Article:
PERÉ, JEAN, merchant from La Rochelle, France, explorer, prospector, coureur de bois, interpreter, guide; b. 13 June 1639 at Arthez (Arthez-de-Béarn, France), son of Guiraud (Girard) Peré (Perer) and of Marie (Arosete) Dabos (Arosse); m. 17 Jan. 1673 Mare Bouneau at La Rochelle; d. 1701 and was buried 2 August that year at La Rochelle.
Jean Peré probably arrived in Canada before 1660, where he signed several documents, among them a petition, dated 15 Aug. 1659, against the surgeon François Belleman. After Intendant Talon* gave 1,000 livres to Peré and 400 livres to Adrien Jolliet, the two set off in 1669 “to go and reconnoitre to see whether the copper mine situated to the north of Lake Ontario . . . is rich and of easy extraction.” Peré, however, was apparently interested chiefly in the furs that he collected among the Ottawa indigenous people and at Sault Ste. Marie. Talon complained that he was slow in fulfilling his mission and presenting a report. Finally it was learned that the explorer had discovered mines in the region around Lake Superior.
Peré’s marriage record, dated 17 Jan. 1673, states that he was a merchant by occupation. In 1677 he was at Cataracoui. In November 1679 Intendant Duchesneau* accused him of being a coureur de bois: he informed the minister, Seignelay, that Peré, having been at Orange to sell his furs to the English, had been taken prisoner by the local governor and sent to Major Andros at Manate (Manhattan, N.Y.). The latter, added Duchesneau, had treated Peré very well, since he wanted to make use of him with a view to establishing trade relations with the Ottawas.
In 1684 Peré pushed on as far as Hudson Bay, where he was captured by the English. Two years later, during the attack on Fort Quichicouanne (Albany), the Chevalier de Troyes* demanded that Peré be handed over. But he was informed that the captive had been dispatched to France by way of England.
Peré, however, was not long in returning to Canada, where he won the favour of Governor de Brisay de Denonville. He was a member of the latter’s expedition against the Iroquois and brought back a number of prisoners to him, among them the famous Iroquois chief Ourehouare*. In 1690 he was thought of as a useful man for the foray planned against Manate; but that year he was at La Rochelle, where he and his brother Arnaud were engaged in selling furs.
We find Jean Peré back at Quebec in 1692 and 1693, pleading a case before the Conseil Souverain. He seems to have returned to France subsequently, since at the time of a lawsuit opened in 1698 before the same tribunal he had a court officer represent him and signed a power of attorney on 12 June 1699 at La Rochelle. These legal differences were debated at Quebec in his absence until March 1700.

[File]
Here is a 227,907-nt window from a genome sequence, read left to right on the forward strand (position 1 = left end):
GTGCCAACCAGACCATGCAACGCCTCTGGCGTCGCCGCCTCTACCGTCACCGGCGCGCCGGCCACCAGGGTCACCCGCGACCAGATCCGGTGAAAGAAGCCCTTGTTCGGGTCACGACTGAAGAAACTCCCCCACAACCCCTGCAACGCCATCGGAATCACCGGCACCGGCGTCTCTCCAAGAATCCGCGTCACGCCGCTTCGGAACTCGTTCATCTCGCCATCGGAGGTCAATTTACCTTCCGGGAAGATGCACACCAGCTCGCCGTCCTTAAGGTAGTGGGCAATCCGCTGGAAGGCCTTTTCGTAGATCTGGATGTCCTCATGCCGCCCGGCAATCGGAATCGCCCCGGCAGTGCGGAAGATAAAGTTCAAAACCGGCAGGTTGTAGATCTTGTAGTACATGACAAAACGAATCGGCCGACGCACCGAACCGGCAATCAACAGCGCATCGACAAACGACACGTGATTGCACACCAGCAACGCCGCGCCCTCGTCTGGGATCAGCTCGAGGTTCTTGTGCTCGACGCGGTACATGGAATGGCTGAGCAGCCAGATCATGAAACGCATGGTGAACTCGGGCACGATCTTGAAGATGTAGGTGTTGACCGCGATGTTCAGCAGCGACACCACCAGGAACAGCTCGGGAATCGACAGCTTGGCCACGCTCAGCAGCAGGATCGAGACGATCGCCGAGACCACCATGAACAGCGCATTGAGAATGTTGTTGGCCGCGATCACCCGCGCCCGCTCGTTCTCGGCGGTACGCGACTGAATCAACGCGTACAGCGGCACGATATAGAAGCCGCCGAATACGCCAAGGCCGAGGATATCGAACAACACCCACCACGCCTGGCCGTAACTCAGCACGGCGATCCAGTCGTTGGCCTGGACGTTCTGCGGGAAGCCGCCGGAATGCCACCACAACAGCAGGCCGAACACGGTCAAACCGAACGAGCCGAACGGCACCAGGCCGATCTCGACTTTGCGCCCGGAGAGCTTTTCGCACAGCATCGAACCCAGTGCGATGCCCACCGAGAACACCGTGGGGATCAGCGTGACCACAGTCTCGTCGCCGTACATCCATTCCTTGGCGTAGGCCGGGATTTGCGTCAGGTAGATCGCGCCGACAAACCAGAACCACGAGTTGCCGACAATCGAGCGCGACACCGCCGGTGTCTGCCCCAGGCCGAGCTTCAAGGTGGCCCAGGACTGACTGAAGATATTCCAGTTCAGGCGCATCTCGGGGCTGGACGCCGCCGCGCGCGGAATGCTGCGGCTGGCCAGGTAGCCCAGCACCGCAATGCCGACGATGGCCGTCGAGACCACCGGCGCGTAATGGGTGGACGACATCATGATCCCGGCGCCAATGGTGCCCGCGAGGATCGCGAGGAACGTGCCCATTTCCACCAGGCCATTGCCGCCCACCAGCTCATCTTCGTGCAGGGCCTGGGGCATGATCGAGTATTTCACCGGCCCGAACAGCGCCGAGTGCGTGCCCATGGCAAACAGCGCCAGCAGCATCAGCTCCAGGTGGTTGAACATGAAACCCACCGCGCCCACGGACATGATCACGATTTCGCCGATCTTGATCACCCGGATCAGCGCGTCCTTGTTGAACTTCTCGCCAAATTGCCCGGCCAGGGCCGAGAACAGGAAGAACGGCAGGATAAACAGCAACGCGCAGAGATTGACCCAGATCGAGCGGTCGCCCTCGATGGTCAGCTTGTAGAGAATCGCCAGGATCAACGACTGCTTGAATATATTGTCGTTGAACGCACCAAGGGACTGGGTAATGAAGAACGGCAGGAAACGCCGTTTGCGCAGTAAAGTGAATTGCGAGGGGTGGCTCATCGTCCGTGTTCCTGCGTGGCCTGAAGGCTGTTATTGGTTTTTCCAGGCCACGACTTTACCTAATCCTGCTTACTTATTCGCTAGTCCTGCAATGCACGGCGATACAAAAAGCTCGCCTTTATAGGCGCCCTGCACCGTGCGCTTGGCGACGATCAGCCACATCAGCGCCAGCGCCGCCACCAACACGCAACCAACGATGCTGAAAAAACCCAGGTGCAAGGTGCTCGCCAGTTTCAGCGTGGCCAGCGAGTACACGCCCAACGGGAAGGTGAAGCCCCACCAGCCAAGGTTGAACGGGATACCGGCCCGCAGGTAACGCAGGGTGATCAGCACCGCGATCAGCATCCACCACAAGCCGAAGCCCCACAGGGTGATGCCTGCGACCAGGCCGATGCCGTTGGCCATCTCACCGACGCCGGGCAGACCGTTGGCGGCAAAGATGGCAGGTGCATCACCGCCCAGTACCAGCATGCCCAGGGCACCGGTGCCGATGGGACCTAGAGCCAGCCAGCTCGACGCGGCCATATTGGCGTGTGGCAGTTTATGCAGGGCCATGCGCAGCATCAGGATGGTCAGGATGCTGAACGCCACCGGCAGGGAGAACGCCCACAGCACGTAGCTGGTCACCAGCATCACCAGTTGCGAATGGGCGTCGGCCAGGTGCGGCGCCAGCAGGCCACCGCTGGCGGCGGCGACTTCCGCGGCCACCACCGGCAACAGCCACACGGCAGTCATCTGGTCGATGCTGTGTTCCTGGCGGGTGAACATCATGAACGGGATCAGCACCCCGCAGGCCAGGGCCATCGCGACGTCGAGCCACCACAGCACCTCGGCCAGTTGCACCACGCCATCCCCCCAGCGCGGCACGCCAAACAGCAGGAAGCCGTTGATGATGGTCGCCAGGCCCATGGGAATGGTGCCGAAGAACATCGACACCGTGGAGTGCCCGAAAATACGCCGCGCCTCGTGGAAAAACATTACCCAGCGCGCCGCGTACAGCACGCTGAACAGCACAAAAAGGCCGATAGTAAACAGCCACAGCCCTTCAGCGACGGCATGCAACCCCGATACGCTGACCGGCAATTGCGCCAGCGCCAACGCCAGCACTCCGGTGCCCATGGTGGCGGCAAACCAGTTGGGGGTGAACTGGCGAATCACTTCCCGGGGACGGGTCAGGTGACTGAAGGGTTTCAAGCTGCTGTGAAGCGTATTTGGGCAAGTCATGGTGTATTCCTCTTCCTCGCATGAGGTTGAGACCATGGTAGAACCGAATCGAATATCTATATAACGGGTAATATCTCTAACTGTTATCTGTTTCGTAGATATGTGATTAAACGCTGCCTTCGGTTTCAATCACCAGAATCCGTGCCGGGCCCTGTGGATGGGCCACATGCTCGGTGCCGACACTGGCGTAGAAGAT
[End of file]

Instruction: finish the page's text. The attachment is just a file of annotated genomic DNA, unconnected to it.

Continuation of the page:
He had given his name to a river that rises in Lake Nipigon and empties into the southwest end of James Bay. On a map Franquelin noted: “R. du Perray which is the name of the first European to navigate this river as far as Hudson Bay.”
Coll. de manuscrits relatifs à la Nouv.-France, I, 409, 553, 558, 560; II, 5. Correspondance de Talon, APQ Rapport, 1930–1, 136f. Découvertes et établissements des Français (Margry), I, 81, 88, 296; VI, 19; passim. JR (Thwaites), XLV, XLVII, LV, passim. JJ (Laverdière et Casgrain), passim. Jug. et délib. NYCD (O’Callaghan and Fernow), IX.
Chapais, Talon, 406f. J. H. Coyne, “The pathfinders of the Great Lakes,” in Canada and its provinces (Shortt and Doughty), I, 83f. Delanglez, Jolliet. Nute, Caesars of the wilderness. P.-G Roy, “Jean Peré et Pierre Moreau dit la Taupine,” BRH, X (1904), 213–18.
Revisions based on:
Arch. Départementales, Charente-Maritime (La Rochelle, France), “État civil,” La Rochelle, Saint-Barthélémy, 17 janv. 1673; La Rochelle, Saint-Jean-du-Pérot, 1er août 1661, 2 août 1701: archives.charente-maritime.fr/archives-en-ligne/consulter-documents-numerises (consulted 2 March 2018). Arch. Départementales, Pyrénées-Atlantiques (Pau et Bayonne, France), “L’État civil,”Arthez-de-Béarn, 20 nov. 1627, 6 juill. 1629, 22 févr. 1637, 26 juin 1639: earchives.le64.fr (consulted 2 March 2018). Bibliothèque et Arch. Nationales du Québec, Centre d’arch. de la Mauricie et du Centre-du-Québec (Trois-Rivières, Québec), TL3, S11, P151.